What are some detached home styles?
homes, or detached homes as they’re more commonly known in the UK, are defined as
free-standing residential buildings. They typically have open space
on all four sides and are, fairly obviously, designed to house a
single family. In the UK there are several types of detached home,
with perhaps the most familiar being the suburban dwelling common to
every town and city, usually featuring a front and back garden or
driveway. Another popular type of detached home is the cottage; a
typically small, rural abode characterised by traditional materials
and rustic design. Back in an urban environment, bungalows are another example popular with retired or elderly residents due to
their one-storey design and copious outdoor spaces. Then, for those
for whom money is no object, there are grand mansions or villas.
These will invariably be detached, and most often situated in the
countryside with the luxury of extensive grounds.
are the characteristics of detached homes?
homes typically house one family and have space on all four sides
separating them from their nearest neighbours. They won’t share any
essential facility or service such as hot water or heating with
another dwelling, and have direct access to the street or
thoroughfare on which they’re located. They’re also usually built
on a larger plot of land, allowing them some generous garden space
both at the front and back. In the UK, detached homes will often come
with a garage and driveway to accommodate the family’s vehicles.
Due to their relatively large size, detached homes are more costly to
buy or rent than smaller terraces or semi-detached abodes, although
this will vary nationwide depending on the desirability of the local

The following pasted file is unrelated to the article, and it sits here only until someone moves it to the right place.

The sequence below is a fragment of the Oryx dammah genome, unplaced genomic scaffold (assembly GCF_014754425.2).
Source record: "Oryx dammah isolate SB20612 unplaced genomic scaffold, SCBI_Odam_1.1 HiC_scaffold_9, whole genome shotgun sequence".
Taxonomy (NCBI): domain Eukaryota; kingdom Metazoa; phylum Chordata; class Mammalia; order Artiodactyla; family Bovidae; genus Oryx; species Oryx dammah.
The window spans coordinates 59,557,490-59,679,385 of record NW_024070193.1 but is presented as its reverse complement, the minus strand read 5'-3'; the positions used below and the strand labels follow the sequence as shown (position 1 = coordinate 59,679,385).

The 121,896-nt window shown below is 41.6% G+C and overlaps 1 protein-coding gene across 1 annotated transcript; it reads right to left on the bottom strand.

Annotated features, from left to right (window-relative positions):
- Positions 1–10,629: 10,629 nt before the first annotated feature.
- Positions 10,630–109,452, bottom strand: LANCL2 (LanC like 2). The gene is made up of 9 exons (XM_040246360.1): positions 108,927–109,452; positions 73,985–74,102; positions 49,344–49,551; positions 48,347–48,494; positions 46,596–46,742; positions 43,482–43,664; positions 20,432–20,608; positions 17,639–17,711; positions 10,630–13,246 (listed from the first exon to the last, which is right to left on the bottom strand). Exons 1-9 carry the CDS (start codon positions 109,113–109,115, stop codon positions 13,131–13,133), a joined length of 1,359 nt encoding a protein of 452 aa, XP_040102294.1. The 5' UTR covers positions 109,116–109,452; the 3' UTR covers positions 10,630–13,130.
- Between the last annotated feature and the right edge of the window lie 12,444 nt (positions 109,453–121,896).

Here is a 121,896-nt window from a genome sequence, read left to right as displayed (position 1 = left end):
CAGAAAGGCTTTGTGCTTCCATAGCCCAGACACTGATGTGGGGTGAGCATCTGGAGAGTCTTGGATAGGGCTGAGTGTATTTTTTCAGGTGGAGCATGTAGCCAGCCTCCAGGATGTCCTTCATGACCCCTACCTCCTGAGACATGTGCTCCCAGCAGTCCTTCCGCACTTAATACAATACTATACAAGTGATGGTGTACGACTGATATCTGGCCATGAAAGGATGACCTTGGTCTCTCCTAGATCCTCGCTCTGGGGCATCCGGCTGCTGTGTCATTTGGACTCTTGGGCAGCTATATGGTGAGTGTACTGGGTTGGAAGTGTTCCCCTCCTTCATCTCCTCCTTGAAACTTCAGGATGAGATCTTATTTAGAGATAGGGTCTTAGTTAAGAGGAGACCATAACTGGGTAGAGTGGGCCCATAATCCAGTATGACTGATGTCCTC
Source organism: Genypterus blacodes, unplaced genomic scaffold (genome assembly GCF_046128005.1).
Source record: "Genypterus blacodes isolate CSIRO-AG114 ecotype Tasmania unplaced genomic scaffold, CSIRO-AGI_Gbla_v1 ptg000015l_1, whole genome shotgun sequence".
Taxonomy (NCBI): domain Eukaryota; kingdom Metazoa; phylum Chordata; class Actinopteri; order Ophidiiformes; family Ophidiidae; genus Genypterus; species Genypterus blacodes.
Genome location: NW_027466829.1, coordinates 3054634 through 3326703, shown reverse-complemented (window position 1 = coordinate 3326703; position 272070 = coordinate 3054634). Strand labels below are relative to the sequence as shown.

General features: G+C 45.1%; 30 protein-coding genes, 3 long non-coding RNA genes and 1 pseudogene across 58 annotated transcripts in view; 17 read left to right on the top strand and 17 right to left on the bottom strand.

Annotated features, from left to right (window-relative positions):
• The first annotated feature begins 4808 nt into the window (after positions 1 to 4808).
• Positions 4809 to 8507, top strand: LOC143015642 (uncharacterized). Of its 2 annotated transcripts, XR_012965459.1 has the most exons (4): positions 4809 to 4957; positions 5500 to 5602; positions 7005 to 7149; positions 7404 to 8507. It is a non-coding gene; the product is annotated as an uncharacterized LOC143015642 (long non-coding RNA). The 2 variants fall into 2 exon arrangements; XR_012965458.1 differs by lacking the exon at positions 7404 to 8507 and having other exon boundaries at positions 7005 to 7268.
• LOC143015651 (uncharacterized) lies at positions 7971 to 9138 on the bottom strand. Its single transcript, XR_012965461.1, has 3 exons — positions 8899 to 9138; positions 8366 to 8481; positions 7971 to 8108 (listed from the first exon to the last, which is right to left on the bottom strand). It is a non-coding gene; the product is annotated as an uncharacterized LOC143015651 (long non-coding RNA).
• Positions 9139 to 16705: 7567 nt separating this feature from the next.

are the pros and cons of detached homes?
the most coveted advantage to owning a detached home is that the plot
on which it’s built belongs solely to the residents. Not only does
this afford privacy and freedom, it also means the owners can
(usually) extend their home without seeking planning permission or
other legal back-up. This, along with the lack of property management
fees, is considered to be the main advantage. The freedom to plan and
design your home as you wish is a precious commodity, especially in
crowded British cities. The flipside to this autonomy, however, is
that you’ll have to cough up all the cash required to maintain and
develop your property. You’re in sole charge, and liable for any
projects you chose to undertake, from repairs and damage limitation
to remodelling. This also goes for the land outside of your home, so
be prepared to fork out if you want a high-maintenance garden!
Another drawback is that detached homes tend to rack up higher energy
bills throughout the winter, partly due to their higher surface
area-to-volume ratio, i.e. heat lost due to a lack of adjoining
buildings. As most single-family homes tend to be built in the
suburbs, they also tend to require a longer commute time for their
inhabitants, adding to both the length of each journey and its
associated carbon footprint.
much does it cost to build a detached home?
costs of building a detached home will vary hugely depending on the
location and details of the build. As a very rough guide, the average
cost of a self-build project, including land is somewhere around
£260k. This is above the average house price of approximately £170k,
but the markup when selling on a self-built home is considered to be
between 20-25% - so it depends on your long-term goals. If you’re
after ballpark build times for a detached home, a rough guide is
around 4 to 6 months. Of course this will vary hugely depending on
the size of the team involved, your budget, and the scale of the
project. Another feasible and popular option is to renovate or
upgrade an existing detached home. This will cost less than a
complete new build and the options are pretty much endless when it
comes to design and style. The most important thing is to do your
research and plan thoroughly - and don’t forget to enlist the help
of a reputable architect to guide you through the process.